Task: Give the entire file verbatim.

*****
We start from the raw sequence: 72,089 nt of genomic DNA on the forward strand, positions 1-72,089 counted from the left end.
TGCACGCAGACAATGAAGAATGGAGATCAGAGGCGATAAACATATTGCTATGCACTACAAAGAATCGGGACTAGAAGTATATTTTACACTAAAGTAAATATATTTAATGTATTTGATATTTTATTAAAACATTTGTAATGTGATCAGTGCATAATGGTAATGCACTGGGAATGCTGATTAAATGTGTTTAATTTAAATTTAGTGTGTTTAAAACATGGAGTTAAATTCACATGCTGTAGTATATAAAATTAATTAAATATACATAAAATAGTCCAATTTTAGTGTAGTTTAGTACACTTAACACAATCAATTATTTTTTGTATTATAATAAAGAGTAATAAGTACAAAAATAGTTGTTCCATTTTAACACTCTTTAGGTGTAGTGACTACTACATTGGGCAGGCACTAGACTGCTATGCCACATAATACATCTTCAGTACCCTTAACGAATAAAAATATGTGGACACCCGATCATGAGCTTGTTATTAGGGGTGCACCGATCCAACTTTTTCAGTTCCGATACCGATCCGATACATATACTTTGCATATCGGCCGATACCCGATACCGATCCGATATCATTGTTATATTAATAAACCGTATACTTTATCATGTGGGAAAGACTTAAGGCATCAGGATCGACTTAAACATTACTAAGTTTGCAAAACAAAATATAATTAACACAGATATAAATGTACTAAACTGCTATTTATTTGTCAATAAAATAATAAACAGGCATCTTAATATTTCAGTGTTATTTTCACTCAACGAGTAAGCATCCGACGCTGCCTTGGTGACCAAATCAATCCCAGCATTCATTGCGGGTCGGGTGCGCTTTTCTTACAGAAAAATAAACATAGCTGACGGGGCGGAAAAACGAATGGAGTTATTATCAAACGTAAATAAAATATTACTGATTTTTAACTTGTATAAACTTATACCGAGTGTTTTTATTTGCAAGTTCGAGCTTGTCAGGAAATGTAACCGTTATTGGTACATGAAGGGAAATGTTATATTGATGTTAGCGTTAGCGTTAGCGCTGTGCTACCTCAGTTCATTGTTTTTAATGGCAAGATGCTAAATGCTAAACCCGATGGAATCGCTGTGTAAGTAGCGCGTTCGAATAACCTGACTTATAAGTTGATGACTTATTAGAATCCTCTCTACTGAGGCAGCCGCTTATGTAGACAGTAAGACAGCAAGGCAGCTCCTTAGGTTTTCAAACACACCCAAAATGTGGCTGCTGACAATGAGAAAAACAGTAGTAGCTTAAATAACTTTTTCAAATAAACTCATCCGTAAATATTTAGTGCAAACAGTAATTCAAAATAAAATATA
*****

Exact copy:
We start from the raw sequence: 72,089 nt of genomic DNA on the forward strand, positions 1-72,089 counted from the left end.
TGCACGCAGACAATGAAGAATGGAGATCAGAGGCGATAAACATATTGCTATGCACTACAAAGAATCGGGACTAGAAGTATATTTTACACTAAAGTAAATATATTTAATGTATTTGATATTTTATTAAAACATTTGTAATGTGATCAGTGCATAATGGTAATGCACTGGGAATGCTGATTAAATGTGTTTAATTTAAATTTAGTGTGTTTAAAACATGGAGTTAAATTCACATGCTGTAGTATATAAAATTAATTAAATATACATAAAATAGTCCAATTTTAGTGTAGTTTAGTACACTTAACACAATCAATTATTTTTTGTATTATAATAAAGAGTAATAAGTACAAAAATAGTTGTTCCATTTTAACACTCTTTAGGTGTAGTGACTACTACATTGGGCAGGCACTAGACTGCTATGCCACATAATACATCTTCAGTACCCTTAACGAATAAAAATATGTGGACACCCGATCATGAGCTTGTTATTAGGGGTGCACCGATCCAACTTTTTCAGTTCCGATACCGATCCGATACATATACTTTGCATATCGGCCGATACCCGATACCGATCCGATATCATTGTTATATTAATAAACCGTATACTTTATCATGTGGGAAAGACTTAAGGCATCAGGATCGACTTAAACATTACTAAGTTTGCAAAACAAAATATAATTAACACAGATATAAATGTACTAAACTGCTATTTATTTGTCAATAAAATAATAAACAGGCATCTTAATATTTCAGTGTTATTTTCACTCAACGAGTAAGCATCCGACGCTGCCTTGGTGACCAAATCAATCCCAGCATTCATTGCGGGTCGGGTGCGCTTTTCTTACAGAAAAATAAACATAGCTGACGGGGCGGAAAAACGAATGGAGTTATTATCAAACGTAAATAAAATATTACTGATTTTTAACTTGTATAAACTTATACCGAGTGTTTTTATTTGCAAGTTCGAGCTTGTCAGGAAATGTAACCGTTATTGGTACATGAAGGGAAATGTTATATTGATGTTAGCGTTAGCGTTAGCGCTGTGCTACCTCAGTTCATTGTTTTTAATGGCAAGATGCTAAATGCTAAACCCGATGGAATCGCTGTGTAAGTAGCGCGTTCGAATAACCTGACTTATAAGTTGATGACTTATTAGAATCCTCTCTACTGAGGCAGCCGCTTATGTAGACAGTAAGACAGCAAGGCAGCTCCTTAGGTTTTCAAACACACCCAAAATGTGGCTGCTGACAATGAGAAAAACAGTAGTAGCTTAAATAACTTTTTCAAATAAACTCATCCGTAAATATTTAGTGCAAACAGTAATTCAAAATAAAATATA